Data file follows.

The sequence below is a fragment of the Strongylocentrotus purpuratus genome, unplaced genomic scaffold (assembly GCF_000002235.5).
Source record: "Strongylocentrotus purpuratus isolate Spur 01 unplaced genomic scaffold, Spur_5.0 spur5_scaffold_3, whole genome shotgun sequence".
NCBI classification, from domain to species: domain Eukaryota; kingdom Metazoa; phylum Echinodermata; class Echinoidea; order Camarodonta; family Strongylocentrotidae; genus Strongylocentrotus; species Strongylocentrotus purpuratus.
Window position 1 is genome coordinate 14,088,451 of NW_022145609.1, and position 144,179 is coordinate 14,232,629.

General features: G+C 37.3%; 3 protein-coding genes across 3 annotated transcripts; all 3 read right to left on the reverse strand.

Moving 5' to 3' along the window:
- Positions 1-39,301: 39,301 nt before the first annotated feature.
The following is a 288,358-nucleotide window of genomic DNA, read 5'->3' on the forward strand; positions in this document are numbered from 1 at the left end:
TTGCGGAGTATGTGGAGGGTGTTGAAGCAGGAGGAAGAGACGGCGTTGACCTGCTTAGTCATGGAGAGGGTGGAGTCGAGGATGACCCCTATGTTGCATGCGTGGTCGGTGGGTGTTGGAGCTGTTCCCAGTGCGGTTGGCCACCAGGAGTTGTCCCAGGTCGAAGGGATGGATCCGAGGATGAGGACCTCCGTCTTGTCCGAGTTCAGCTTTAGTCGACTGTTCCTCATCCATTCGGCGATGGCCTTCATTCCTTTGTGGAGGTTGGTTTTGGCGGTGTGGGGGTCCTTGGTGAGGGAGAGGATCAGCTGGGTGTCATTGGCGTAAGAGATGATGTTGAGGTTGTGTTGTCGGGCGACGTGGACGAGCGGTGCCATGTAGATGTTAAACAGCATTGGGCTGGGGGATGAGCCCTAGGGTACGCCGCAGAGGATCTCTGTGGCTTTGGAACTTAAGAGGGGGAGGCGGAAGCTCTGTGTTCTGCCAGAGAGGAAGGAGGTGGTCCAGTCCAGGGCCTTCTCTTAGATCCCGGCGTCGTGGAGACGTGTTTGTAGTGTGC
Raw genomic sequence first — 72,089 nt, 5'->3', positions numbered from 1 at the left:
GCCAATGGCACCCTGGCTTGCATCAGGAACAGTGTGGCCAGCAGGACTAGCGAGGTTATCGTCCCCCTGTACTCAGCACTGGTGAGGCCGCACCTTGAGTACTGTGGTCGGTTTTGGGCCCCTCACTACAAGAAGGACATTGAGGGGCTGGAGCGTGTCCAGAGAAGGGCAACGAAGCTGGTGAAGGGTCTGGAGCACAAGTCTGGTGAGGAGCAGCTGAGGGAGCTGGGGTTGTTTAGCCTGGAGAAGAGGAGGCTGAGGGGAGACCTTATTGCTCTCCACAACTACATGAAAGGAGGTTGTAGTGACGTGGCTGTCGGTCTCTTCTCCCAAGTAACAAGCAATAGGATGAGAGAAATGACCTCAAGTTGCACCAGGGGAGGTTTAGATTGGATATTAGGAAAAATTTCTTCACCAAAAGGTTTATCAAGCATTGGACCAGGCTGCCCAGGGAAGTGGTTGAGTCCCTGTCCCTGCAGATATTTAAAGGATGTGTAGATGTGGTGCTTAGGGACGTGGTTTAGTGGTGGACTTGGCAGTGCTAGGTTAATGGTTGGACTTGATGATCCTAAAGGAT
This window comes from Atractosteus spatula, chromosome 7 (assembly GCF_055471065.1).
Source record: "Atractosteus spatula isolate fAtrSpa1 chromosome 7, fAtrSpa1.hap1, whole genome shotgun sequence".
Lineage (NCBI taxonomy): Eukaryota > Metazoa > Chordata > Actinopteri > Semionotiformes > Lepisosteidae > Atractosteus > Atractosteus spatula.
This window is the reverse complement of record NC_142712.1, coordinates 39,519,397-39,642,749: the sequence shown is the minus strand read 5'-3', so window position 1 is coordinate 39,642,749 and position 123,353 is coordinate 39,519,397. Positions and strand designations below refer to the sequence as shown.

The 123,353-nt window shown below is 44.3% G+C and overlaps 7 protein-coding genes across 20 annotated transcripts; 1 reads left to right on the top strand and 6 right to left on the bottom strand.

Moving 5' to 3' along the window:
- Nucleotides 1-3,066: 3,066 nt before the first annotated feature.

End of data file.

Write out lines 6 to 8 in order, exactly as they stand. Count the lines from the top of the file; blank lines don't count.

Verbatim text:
Moving 5' to 3' along the window:
- Positions 1-39,301: 39,301 nt before the first annotated feature.
The following is a 288,358-nucleotide window of genomic DNA, read 5'->3' on the forward strand; positions in this document are numbered from 1 at the left end: